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After a burst of star formation has taken place, the first supernovae appear after about 10 million years. These Type II supernovae arise from collapsing massive stars which have exhausted most of their nuclear fuel. Type II supernovae are distributed like the young stars in a disk galaxy, i.e. concentrated along spiral arms. A billion years after the initial starburst, the Type I supernovae appear. Type Ia supernovae are thought to be due to accretion of matter by a white dwarf in a binary pair. These are to be found among the older stellar population and therefore have an exponential distribution with radius like the underlying disk.

The increase in Type Ia supernovae towards the Galactic centre implies that here the ISM likely becomes supernova-dominated, resulting in a two phase ISM with only an HIM and a CNM. The warm phases are disrupted as diffuse clouds are shocked and heated to high temperatures. The molecular clouds survive the assault of supernovae and remain essntially intact, having only their outer warm layers stripped away. The scale height of the oldest stellar populations is higher (~ 300 pc) than for the atomic hydrogen (~ 100 pc), such that half of all Type Ia supernovae explode above the gas and therefore deposit much of their energy directly to the halo. This picture produces a volume filling fraction of about 25% for the HIM, and presumably explains the HI holes seen in external galaxies.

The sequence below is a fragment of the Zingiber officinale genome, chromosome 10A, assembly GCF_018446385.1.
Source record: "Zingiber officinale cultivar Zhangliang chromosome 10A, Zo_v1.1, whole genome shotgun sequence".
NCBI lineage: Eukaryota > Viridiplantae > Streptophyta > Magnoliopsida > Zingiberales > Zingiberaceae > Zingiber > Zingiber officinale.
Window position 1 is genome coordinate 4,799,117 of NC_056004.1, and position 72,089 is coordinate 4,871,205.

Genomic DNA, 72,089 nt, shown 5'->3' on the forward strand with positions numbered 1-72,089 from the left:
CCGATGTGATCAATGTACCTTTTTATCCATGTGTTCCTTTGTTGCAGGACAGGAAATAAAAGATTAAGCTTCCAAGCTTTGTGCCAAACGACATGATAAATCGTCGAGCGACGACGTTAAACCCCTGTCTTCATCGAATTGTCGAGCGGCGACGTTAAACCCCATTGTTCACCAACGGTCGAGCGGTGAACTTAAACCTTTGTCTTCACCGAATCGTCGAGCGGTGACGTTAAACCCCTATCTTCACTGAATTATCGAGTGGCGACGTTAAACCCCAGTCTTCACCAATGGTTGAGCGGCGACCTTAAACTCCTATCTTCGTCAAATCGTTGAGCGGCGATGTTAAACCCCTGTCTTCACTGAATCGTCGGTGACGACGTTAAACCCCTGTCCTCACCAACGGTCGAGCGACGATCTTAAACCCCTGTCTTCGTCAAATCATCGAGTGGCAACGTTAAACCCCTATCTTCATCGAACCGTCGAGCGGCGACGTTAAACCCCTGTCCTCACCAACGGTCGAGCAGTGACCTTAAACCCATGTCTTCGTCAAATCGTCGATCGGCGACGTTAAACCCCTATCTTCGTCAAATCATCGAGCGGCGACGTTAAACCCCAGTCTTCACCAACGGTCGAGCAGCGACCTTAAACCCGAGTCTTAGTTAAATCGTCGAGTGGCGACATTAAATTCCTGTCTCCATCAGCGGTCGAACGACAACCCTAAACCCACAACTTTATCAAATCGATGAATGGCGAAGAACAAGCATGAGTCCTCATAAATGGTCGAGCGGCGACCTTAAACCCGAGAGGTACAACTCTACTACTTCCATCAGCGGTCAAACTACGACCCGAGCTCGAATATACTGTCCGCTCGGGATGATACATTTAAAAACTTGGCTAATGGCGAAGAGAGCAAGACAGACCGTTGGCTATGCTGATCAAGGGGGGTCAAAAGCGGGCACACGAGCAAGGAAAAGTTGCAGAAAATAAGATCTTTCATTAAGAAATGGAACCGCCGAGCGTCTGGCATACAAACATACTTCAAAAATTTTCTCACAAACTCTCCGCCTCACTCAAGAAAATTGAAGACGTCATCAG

The correlated distribution of Type II supernovae has an important consequence. The time interval between successive supernovae is less than the bubble lifetime. This can result in a large-scale wind of energy into the Galactic halo. Heiles (1987) derives a two-dimensional porosity parameter

Equation 2 (2)

where sigma is the supernova rate in kpc-2 Myr-1, s (~ 2) is a correlation factor, and N (~ 40) is the number of Type II supernovae that occur in a single association. But this leads to a volume filling factor of more than 95% along the spiral arms, and about 80% outside of the arms, contrary to observation. Furthermore, the Type II energy flow is expected to break out and produce a mass flow rate of ~ 20 Msun per year, which would deplete the total gas content of the disk in 109 yr. How are we to reconcile this?

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